Respiratory syncytial virus (RSV) infection in children with medical complexity

  • A. Lim
  • M. L. Butt
  • J. Dix
  • L. Elliott
  • B. PaesEmail author
Original Article


Children with medical complexity (CMC) are vulnerable to respiratory illness hospitalization (RIH) and respiratory syncytial virus (RSV)-related hospitalization (RSVH) due to multisystem disorders and compromised airways. It is unknown whether RSV prophylaxis is effective, or if RSVH is associated with significant morbidities in CMC. The study objectives were to (1) determine the incidence of RSV-related infection in prophylaxed CMC during the first 3 years of life and (2) assess the burden of illness following RSVH. A single tertiary center, retrospective study, was conducted of CMC who received palivizumab during the 2012–2016 RSV seasons. Fifty-four subjects were enrolled; most received one (38.9%, n = 21) or two (57.4%, n = 31) seasons of prophylaxis (mean = 4.2 [SD = 1.24], palivizumab doses per season). The cohort comprised children with multiple medical conditions (n = 22, 40.8%), tracheostomy (n = 18, 33.3%), and invasive (n = 10, 18.5%) or non-invasive (n = 4, 7.4%) ventilation. Of the CMC, 24 were hospitalized 47 times for a viral-related respiratory illness. RSV incidence in the first 3 years of life was 7.4%. Viral-related RIH and RSVH rates were 44.4% (n = 24/54) and 1.9% (n = 1/54), respectively. Of the four RSV-positive children, one was ventilated for 9 days, two acquired nosocomial RSV that was managed on the ward, and one was discharged home under close complex care supervision. All four RSV-positive cases required additional oxygen during their illness. CMC experience a high viral-related RIH rate and palivizumab likely minimizes RSV-related events and associated morbidities. The efficacy of palivizumab in CMC, especially in those ≤ 3 years, should be prospectively evaluated.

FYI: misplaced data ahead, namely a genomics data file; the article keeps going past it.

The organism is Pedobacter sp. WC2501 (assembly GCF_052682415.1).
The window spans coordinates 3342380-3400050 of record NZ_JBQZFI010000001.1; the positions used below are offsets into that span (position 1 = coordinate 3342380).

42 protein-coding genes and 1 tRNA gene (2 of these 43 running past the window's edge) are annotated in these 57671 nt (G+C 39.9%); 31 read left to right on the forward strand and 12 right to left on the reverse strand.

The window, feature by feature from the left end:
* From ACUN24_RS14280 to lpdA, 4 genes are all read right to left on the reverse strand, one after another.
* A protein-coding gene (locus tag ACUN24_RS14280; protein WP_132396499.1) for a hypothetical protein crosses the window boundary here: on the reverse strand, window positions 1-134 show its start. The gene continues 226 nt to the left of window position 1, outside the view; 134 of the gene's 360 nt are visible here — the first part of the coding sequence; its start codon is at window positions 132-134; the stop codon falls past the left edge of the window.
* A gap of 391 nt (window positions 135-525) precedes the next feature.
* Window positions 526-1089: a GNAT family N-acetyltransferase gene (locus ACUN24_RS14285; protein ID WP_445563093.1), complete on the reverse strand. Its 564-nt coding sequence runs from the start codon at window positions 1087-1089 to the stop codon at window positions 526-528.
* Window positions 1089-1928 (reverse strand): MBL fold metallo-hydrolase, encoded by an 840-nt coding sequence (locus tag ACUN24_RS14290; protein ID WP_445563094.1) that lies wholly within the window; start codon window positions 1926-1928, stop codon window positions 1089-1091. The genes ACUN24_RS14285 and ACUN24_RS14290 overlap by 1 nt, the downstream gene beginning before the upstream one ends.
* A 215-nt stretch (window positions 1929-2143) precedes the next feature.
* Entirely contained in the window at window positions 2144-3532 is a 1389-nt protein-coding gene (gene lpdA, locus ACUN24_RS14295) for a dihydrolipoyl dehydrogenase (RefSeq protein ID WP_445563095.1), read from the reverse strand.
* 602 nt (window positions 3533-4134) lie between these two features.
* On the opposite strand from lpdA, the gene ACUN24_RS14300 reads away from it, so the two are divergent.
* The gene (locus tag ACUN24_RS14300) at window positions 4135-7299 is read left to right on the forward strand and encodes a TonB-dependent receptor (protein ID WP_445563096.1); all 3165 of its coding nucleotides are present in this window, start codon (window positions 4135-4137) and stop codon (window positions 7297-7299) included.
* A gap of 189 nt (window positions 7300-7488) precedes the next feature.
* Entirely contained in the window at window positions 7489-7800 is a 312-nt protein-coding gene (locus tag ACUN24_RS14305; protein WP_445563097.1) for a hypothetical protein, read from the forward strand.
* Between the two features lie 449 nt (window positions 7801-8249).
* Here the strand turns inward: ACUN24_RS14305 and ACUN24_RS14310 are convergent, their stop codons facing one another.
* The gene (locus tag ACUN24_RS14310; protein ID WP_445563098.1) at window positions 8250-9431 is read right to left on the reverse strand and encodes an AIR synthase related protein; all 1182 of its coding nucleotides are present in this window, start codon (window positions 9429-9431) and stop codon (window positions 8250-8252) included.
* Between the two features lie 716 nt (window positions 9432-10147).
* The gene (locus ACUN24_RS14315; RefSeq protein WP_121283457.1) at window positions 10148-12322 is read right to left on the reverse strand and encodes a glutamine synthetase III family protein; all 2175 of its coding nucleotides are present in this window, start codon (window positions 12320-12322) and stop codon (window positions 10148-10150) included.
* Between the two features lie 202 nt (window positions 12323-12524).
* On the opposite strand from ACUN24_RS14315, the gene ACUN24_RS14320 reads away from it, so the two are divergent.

Medical complexity Children Respiratory syncytial virus Palivizumab Outcomes 


Author’s contribution

AL, JD, LE, MLB, BP: conception and design, analysis and interpretation of data, drafting of article;

MLB, BP, AL: analysis and interpretation of data;

All: reviewed manuscript and facilitated revisions;

All: final approval of manuscript and assume public responsibility for the content.

Compliance with ethical standards

Conflict of interest

BP has received investigator initiated research funding and compensation as advisor or lecturer from AbbVie Corporation. The rest of the authors have no conflicts of interest to declare. No honorarium, grant, or other form of payment was received by any of the authors to produce the manuscript.

Ethical approval

The study was approved by The Hamilton Integrated Research Ethics Board, and patient consent was waived because of the anonymized, retrospective database study design.


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Copyright information

© Springer-Verlag GmbH Germany, part of Springer Nature 2018

Authors and Affiliations

  • A. Lim
    • 1
  • M. L. Butt
    • 1
    • 2
  • J. Dix
    • 3
  • L. Elliott
    • 3
  • B. Paes
    • 1
    Email author
  1. 1.Department of PediatricsMcMaster UniversityHamiltonCanada
  2. 2.School of NursingHamiltonCanada
  3. 3.McMaster Children’s HospitalHamiltonCanada

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